The great trick of the record is that we come away from it with the feeling that we know her intimately. But, could she pull this off onstage?
Erika M. Anderson’s tremendous solo debut Past Life Martyred Saints burned into many people’s brains over the course of 2011, including mine. A dark, even harrowing, excursion into the fragile psyche of a twentysomething woman flailing around amid the sketchiness of "the scene". The record alternates between songs that are alarmingly raw and songs that seem designed to keep us at arm’s length. In sum, it was a record that, like Liz Phair’s Exile in Guyville a couple decades before it, felt authentic and true even though it appeared to be a study of a woman who had no idea who she really was. The great trick of the record is that though she comes across as mostly lost, we come away from the album with the feeling that we know her intimately.
But, could she pull off this trick onstage? The short answer is, unfortunately, no.
Things began promisingly enough. Anderson took the stage casually, lip-synching along to a Beyonce song that was booming over the PA, and bopping around playfully. Wearing a truly ugly collared shirt thing that she would soon pull away to reveal a Snoopy tee, she certainly wasn’t putting on any airs. And though she pulled the crowd in during the first few numbers, making light, friendly (if a bit obsequious) comments to the room – "Why are Canadians so fucking beautiful?" – she started to lose her grip over them almost right away. Talking got louder all around me as she tried in vain to build the necessary atmosphere for her difficult material. Perhaps sensing that we were drifting, she began making jokes in between songs, which while lightening the mood (and quieting the gabbers), also broke what was left of the spell. The band pushed through album highlights "The Grey Ship" and "Anteroom", but seemed curiously listless on an album highlight "Milkman". (Sample room-confusing joke: "Is it weird that I feel less dorky gasping like a dying animal than dancing onstage?") But, really, none of this amounts to the real problem.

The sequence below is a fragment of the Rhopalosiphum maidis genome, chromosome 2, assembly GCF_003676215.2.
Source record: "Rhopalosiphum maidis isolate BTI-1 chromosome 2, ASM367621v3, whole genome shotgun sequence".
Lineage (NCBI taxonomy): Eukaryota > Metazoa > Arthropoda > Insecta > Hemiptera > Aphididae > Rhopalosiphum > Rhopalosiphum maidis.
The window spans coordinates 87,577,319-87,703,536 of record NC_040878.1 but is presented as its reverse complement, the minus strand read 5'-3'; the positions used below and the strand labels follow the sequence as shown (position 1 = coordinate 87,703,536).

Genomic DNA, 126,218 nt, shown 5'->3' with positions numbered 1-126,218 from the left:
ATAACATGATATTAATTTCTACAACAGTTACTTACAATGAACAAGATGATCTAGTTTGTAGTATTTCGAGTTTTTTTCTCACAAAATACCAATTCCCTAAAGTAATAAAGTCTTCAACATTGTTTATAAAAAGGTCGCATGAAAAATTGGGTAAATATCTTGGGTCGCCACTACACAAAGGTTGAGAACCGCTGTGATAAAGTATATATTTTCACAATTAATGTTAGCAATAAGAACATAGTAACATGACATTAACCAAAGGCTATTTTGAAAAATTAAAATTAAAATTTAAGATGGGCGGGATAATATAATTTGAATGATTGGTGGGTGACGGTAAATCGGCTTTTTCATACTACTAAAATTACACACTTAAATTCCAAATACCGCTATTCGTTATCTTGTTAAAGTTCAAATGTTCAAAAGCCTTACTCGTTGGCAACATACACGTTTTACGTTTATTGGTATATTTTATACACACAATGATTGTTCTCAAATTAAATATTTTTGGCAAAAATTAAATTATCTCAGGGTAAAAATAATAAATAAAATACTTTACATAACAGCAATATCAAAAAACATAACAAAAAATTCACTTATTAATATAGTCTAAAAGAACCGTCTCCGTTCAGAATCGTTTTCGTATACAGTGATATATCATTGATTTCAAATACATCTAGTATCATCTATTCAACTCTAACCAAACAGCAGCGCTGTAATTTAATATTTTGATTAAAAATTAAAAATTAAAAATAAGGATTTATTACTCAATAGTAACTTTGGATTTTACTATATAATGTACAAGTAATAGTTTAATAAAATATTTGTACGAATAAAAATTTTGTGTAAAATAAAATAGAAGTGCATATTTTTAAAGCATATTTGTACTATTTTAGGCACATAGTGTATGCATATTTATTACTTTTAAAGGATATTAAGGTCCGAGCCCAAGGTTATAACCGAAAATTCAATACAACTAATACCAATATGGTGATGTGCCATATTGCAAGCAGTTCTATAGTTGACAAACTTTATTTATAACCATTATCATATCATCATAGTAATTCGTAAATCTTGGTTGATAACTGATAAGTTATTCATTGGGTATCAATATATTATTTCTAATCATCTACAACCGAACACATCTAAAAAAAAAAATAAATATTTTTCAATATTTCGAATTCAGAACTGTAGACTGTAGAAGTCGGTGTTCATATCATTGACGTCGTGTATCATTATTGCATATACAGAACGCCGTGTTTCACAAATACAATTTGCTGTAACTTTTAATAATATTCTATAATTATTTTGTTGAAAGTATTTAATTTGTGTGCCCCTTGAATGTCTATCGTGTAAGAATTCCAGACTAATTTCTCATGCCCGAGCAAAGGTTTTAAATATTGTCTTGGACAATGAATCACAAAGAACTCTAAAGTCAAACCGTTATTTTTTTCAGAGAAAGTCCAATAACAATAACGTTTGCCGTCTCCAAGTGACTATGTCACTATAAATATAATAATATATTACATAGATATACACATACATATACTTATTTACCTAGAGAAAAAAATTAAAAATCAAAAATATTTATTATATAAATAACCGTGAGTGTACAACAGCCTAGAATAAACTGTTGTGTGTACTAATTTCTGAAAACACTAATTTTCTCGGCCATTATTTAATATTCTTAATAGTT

No, the real problem was simply that, as hard as she tried – and she herself was quite exquisite at centre stage, her voice in fine form and her in-song presence engaging – her band was just not up to her level. The drummer, guitarist and multi-instrumentalist never lifted the material beyond what seemed to be a fairly lame apeing of the tracks on the studio album. Like they were reproducing as best they could the album rather than finding new space in the songs in the live setting. The result was what felt like two different shows; when, for a stretch of several tunes around the middle of her 75-minute set, EMA was alone onstage with her guitar, the crowd was silent, rapt, lifted into a pretty dark and pretty powerful place. But, when her bandmates returned to join her, the energy dissipated, and though everything got louder, the illusion of intimacy was laid bare.
By the time she finished her set with the extraordinary "California", the room had thinned by half. Still, those that remained begged her back onstage for a short encore set (about which she appeared to be genuinely surprised and grateful, which was charming). There can be no doubt that Erika Anderson is a hell of an artist, and a powerful performer. What she needs now is a band that can provide the support she needs to lift herself even higher. That happens and it’ll be the show of the year.